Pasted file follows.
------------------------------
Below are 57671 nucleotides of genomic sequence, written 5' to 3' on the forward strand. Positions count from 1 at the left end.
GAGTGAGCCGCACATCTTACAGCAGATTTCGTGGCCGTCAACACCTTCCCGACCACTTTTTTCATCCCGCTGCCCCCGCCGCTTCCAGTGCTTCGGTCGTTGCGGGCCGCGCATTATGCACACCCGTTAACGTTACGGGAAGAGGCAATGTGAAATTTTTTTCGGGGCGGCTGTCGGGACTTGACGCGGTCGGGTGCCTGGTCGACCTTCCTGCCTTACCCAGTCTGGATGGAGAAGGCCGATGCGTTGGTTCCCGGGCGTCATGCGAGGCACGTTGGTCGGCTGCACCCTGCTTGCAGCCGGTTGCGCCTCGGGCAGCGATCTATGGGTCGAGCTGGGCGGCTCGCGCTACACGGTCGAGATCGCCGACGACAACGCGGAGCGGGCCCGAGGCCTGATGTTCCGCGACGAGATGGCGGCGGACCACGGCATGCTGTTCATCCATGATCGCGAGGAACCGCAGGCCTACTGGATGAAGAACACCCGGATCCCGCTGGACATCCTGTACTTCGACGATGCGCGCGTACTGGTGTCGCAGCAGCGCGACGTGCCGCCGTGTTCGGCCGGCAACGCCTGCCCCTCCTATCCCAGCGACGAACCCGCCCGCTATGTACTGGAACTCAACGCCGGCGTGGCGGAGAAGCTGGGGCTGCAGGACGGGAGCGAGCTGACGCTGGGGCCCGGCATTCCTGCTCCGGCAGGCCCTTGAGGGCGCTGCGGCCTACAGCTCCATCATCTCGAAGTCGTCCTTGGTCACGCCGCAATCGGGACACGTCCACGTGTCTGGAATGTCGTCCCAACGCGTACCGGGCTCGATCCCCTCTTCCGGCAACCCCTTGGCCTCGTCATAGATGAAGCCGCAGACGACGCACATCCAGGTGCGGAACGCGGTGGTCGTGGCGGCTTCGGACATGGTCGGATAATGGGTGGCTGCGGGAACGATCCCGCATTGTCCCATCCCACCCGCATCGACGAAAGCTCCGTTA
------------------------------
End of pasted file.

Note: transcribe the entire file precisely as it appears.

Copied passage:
Below are 57671 nucleotides of genomic sequence, written 5' to 3' on the forward strand. Positions count from 1 at the left end.
GAGTGAGCCGCACATCTTACAGCAGATTTCGTGGCCGTCAACACCTTCCCGACCACTTTTTTCATCCCGCTGCCCCCGCCGCTTCCAGTGCTTCGGTCGTTGCGGGCCGCGCATTATGCACACCCGTTAACGTTACGGGAAGAGGCAATGTGAAATTTTTTTCGGGGCGGCTGTCGGGACTTGACGCGGTCGGGTGCCTGGTCGACCTTCCTGCCTTACCCAGTCTGGATGGAGAAGGCCGATGCGTTGGTTCCCGGGCGTCATGCGAGGCACGTTGGTCGGCTGCACCCTGCTTGCAGCCGGTTGCGCCTCGGGCAGCGATCTATGGGTCGAGCTGGGCGGCTCGCGCTACACGGTCGAGATCGCCGACGACAACGCGGAGCGGGCCCGAGGCCTGATGTTCCGCGACGAGATGGCGGCGGACCACGGCATGCTGTTCATCCATGATCGCGAGGAACCGCAGGCCTACTGGATGAAGAACACCCGGATCCCGCTGGACATCCTGTACTTCGACGATGCGCGCGTACTGGTGTCGCAGCAGCGCGACGTGCCGCCGTGTTCGGCCGGCAACGCCTGCCCCTCCTATCCCAGCGACGAACCCGCCCGCTATGTACTGGAACTCAACGCCGGCGTGGCGGAGAAGCTGGGGCTGCAGGACGGGAGCGAGCTGACGCTGGGGCCCGGCATTCCTGCTCCGGCAGGCCCTTGAGGGCGCTGCGGCCTACAGCTCCATCATCTCGAAGTCGTCCTTGGTCACGCCGCAATCGGGACACGTCCACGTGTCTGGAATGTCGTCCCAACGCGTACCGGGCTCGATCCCCTCTTCCGGCAACCCCTTGGCCTCGTCATAGATGAAGCCGCAGACGACGCACATCCAGGTGCGGAACGCGGTGGTCGTGGCGGCTTCGGACATGGTCGGATAATGGGTGGCTGCGGGAACGATCCCGCATTGTCCCATCCCACCCGCATCGACGAAAGCTCCGTTA